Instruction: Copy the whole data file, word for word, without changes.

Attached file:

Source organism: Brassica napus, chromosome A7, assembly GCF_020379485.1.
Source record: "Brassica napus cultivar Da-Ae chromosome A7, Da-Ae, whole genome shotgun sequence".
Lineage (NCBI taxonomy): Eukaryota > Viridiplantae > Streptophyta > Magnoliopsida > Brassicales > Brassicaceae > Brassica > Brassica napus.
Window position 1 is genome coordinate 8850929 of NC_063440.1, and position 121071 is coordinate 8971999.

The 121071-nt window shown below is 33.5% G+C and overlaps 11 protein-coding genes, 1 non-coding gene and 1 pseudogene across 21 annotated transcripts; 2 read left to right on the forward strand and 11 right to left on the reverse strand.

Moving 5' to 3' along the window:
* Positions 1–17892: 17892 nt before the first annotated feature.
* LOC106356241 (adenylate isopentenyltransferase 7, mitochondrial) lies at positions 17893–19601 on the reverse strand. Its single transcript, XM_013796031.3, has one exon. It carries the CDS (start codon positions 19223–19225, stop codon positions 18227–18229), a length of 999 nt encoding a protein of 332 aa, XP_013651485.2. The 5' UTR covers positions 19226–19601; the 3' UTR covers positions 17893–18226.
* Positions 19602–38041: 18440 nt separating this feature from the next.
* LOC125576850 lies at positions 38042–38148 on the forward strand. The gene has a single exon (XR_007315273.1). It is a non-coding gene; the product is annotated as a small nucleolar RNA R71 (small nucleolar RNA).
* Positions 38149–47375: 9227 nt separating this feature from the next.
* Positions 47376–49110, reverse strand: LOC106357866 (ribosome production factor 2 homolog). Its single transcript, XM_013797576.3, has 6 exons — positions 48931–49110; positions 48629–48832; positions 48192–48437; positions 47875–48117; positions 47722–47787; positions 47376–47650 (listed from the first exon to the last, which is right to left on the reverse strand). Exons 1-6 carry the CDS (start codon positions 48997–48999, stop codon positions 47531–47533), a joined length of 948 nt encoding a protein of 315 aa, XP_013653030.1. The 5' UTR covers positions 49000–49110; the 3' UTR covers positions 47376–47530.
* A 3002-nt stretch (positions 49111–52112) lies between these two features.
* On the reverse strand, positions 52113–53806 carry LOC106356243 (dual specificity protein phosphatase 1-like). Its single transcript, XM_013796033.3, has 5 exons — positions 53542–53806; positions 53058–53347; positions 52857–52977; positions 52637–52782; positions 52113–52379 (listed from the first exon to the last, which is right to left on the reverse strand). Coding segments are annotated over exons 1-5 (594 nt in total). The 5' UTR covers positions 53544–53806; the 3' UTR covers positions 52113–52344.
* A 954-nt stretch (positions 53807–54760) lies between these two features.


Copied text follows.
Source organism: Brassica napus, chromosome A7, assembly GCF_020379485.1.
Source record: "Brassica napus cultivar Da-Ae chromosome A7, Da-Ae, whole genome shotgun sequence".
Lineage (NCBI taxonomy): Eukaryota > Viridiplantae > Streptophyta > Magnoliopsida > Brassicales > Brassicaceae > Brassica > Brassica napus.
Window position 1 is genome coordinate 8850929 of NC_063440.1, and position 121071 is coordinate 8971999.

The 121071-nt window shown below is 33.5% G+C and overlaps 11 protein-coding genes, 1 non-coding gene and 1 pseudogene across 21 annotated transcripts; 2 read left to right on the forward strand and 11 right to left on the reverse strand.

Moving 5' to 3' along the window:
* Positions 1–17892: 17892 nt before the first annotated feature.
* LOC106356241 (adenylate isopentenyltransferase 7, mitochondrial) lies at positions 17893–19601 on the reverse strand. Its single transcript, XM_013796031.3, has one exon. It carries the CDS (start codon positions 19223–19225, stop codon positions 18227–18229), a length of 999 nt encoding a protein of 332 aa, XP_013651485.2. The 5' UTR covers positions 19226–19601; the 3' UTR covers positions 17893–18226.
* Positions 19602–38041: 18440 nt separating this feature from the next.
* LOC125576850 lies at positions 38042–38148 on the forward strand. The gene has a single exon (XR_007315273.1). It is a non-coding gene; the product is annotated as a small nucleolar RNA R71 (small nucleolar RNA).
* Positions 38149–47375: 9227 nt separating this feature from the next.
* Positions 47376–49110, reverse strand: LOC106357866 (ribosome production factor 2 homolog). Its single transcript, XM_013797576.3, has 6 exons — positions 48931–49110; positions 48629–48832; positions 48192–48437; positions 47875–48117; positions 47722–47787; positions 47376–47650 (listed from the first exon to the last, which is right to left on the reverse strand). Exons 1-6 carry the CDS (start codon positions 48997–48999, stop codon positions 47531–47533), a joined length of 948 nt encoding a protein of 315 aa, XP_013653030.1. The 5' UTR covers positions 49000–49110; the 3' UTR covers positions 47376–47530.
* A 3002-nt stretch (positions 49111–52112) lies between these two features.
* On the reverse strand, positions 52113–53806 carry LOC106356243 (dual specificity protein phosphatase 1-like). Its single transcript, XM_013796033.3, has 5 exons — positions 53542–53806; positions 53058–53347; positions 52857–52977; positions 52637–52782; positions 52113–52379 (listed from the first exon to the last, which is right to left on the reverse strand). Coding segments are annotated over exons 1-5 (594 nt in total). The 5' UTR covers positions 53544–53806; the 3' UTR covers positions 52113–52344.
* A 954-nt stretch (positions 53807–54760) lies between these two features.